1. Drink more water! - Have you heard this dozens of times? There is a reason for it. Roughly 60-70% of the body is made of water. It is one of the most essential elements to health. The human brain is made up of 95% water, blood is 82% and lungs 90%. Water regulates body temperature and serves as a lubricant in digestion, and other body processes. It is also required for transport of nutrients.
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2. Add more fresh vegetables to your diet. - This simple choice can remarkably improve your overall health. Diet rich in vegetables and fruits can protect you from heart disease, cancer and arthritis. Antioxidants present in vegetables and fruits can help slow down your body's aging process.
3. Get enough sleep. Cells and tissues need time to recover from the wear and tear of daily life. Insufficient sleep may cause health problems by altering levels of the hormones involved in such processes as metabolism, appetite regulation, and stress response. To learn more about healthy sleep and hidden cost of insufficient sleep click here.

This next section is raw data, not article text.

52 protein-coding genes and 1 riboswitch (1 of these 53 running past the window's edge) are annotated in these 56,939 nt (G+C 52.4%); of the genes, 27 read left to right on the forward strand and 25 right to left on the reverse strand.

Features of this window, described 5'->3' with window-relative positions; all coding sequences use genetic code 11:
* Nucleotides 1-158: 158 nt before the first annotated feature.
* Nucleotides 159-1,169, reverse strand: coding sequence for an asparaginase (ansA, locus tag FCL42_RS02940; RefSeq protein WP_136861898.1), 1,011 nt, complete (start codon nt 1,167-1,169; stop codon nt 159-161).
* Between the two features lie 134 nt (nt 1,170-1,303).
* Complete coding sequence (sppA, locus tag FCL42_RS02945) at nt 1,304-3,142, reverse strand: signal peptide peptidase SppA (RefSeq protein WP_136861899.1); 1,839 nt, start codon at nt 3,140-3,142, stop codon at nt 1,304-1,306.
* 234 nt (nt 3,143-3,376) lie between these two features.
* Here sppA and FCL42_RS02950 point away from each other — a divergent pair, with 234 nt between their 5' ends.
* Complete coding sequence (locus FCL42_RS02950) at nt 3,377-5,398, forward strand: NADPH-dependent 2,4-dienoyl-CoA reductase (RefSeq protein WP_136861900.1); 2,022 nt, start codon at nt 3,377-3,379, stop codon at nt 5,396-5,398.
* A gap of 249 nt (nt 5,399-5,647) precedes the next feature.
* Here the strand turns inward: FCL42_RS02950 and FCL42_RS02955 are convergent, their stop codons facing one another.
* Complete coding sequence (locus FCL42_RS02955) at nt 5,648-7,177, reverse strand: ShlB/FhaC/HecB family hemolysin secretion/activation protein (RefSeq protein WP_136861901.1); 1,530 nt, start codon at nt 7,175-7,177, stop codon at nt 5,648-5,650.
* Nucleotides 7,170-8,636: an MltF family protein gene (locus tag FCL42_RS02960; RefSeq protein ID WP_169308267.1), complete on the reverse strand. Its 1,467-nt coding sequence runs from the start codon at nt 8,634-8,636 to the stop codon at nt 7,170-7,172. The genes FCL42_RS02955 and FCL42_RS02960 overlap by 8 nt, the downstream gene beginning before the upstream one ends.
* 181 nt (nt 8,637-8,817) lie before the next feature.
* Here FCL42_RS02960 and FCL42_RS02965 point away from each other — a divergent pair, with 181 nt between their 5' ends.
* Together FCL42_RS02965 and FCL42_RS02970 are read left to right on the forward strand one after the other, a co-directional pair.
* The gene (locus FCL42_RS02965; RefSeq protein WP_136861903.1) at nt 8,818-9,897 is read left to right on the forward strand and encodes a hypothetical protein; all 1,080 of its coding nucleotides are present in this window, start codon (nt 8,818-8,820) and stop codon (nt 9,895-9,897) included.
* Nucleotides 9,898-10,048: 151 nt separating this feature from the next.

4. Go out to enjoy fresh air and sunshine. Direct sunlight is your body's main source of vitamin D, which has been known to help fight off osteoporosis, cancer, depression and to boost immune system. Research shows that spending time in fresh air, surrounded by nature, increases energy in 90 percent of people. “Nature is fuel for the soul, “ Richard Ryan, researcher and professor of psychology at the University of Rochester, tells the University of Rochester. “Often when we feel depleted we reach for a cup of coffee, but research suggests a better way to get energized is to connect with nature.”
5. Sit less move more! Physical activity is essential to prevent and reduce risk of many diseases. Exercise and yoga can help to reduce stress, improve circulation and increase serotonin levels.“Exercise leads to an increase in natural killer cells, neutrophils and monocytes, which ultimately increases immune function,” Ather Ali, ND, MPH, assistant director of Complementary/Alternative Medicine Research at the Yale-Griffin Prevention Research Center tells Health.com.